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Wednesday, January 29, 2003


Nurse overtime
bill toned down

Under the House measure,
nurses couldn't work
more than 16 straight hours



By B.J. Reyes
Associated Press

HONOLULU >> A bill that would prohibit hospitals from enforcing mandatory overtime for nurses was revised by a House committee yesterday to instead require that nurses work no more than 16 hours at a time and get at least eight hours off between shifts.



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The measure taken up by the House Health Committee passed by an 8-0 vote, with two members absent, following more than 90 minutes of testimony from nurses and hospital management.

"It (mandatory overtime) should be an item that management and labor should be able to agree upon -- that would be our preferred avenue in terms of settling these kinds of differences," said Rep. Dennis Arakaki, the committee chairman. "The concern of the health committee is on patient safety and that's what our focus will be."

Mandatory overtime and its effect on employee and patient safety was among the sticking points in contract negotiations that led to strikes at three Hawaii hospitals.

The strikes at Queen's, St. Francis and Kuakini medical centers each lasted more than a month before agreements were reached earlier this month.

"I'm very disappointed, but I am glad the committee passed it out and hopefully we can continue to work on the bill," said Sharyn Stephani Monet, director of education and practice for the Hawaii Nurses Association union. "The hospitals say they don't use it (mandatory overtime) except in emergencies, but in fact what seems to be happening is it's being used to cover routine shortages."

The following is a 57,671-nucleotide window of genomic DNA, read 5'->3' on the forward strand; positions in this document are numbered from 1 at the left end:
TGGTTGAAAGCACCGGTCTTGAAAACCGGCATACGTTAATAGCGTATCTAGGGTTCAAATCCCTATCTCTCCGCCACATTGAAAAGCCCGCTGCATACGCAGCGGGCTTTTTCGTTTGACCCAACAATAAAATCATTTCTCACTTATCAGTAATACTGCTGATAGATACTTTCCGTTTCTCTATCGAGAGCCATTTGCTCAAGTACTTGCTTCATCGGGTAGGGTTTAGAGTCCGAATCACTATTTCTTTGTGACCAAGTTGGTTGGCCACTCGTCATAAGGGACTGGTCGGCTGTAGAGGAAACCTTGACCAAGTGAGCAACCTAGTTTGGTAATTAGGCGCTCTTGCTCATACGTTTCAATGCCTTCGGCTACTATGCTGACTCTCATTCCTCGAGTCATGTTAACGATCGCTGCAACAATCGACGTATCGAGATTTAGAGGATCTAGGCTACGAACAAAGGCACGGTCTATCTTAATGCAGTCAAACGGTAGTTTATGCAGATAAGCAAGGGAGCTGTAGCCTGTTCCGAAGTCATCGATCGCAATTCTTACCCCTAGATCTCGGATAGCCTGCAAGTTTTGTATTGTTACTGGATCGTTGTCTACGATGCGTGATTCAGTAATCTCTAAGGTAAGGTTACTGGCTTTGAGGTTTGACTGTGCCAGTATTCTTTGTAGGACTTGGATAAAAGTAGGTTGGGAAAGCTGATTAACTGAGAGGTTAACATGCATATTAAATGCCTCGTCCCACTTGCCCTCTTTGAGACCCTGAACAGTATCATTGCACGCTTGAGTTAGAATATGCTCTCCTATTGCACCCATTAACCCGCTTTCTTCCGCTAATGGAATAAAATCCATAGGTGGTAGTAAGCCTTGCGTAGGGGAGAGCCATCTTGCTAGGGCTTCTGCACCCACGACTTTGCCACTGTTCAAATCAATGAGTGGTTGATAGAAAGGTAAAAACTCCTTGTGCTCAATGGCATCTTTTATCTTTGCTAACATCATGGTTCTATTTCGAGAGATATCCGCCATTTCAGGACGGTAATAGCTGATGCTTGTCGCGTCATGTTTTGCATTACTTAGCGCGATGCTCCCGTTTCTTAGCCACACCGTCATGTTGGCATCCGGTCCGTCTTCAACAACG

Hospital officials testified against the measure, saying recently negotiated contracts already address the issue of mandatory overtime, adding that the unpredictable nature of health care often dictates staffing levels.

Rich Meiers, president of the Healthcare Association of Hawaii, which represents the health care industry, said he was pleased that the discussion on mandatory overtime was moving forward with the committee's passage of the revised bill.

"It's a discussion that's been going on for years and will continue to go on for years because we've got to do what's right for the patients," Meiers said.

In his testimony, Meiers suggested that lawmakers instead focus on addressing the state's nursing shortage by providing loans and scholarships to those interested in pursuing a nursing career.

Arakaki, D-Alewa Heights-Kalihi, agreed.

"That's the other piece of the problem," he said. "We need to recruit more nurses to be available so that they're not caught in this situation."

In revising the bill, the Health Committee retained a provision that would waive the shift requirements in the event of a federal, state or county emergency.

The bill, which now goes to the House Labor Committee, would not take effect until Jan. 1, 2006, a provision that Arakaki said would provide ample time to further discuss the issue.



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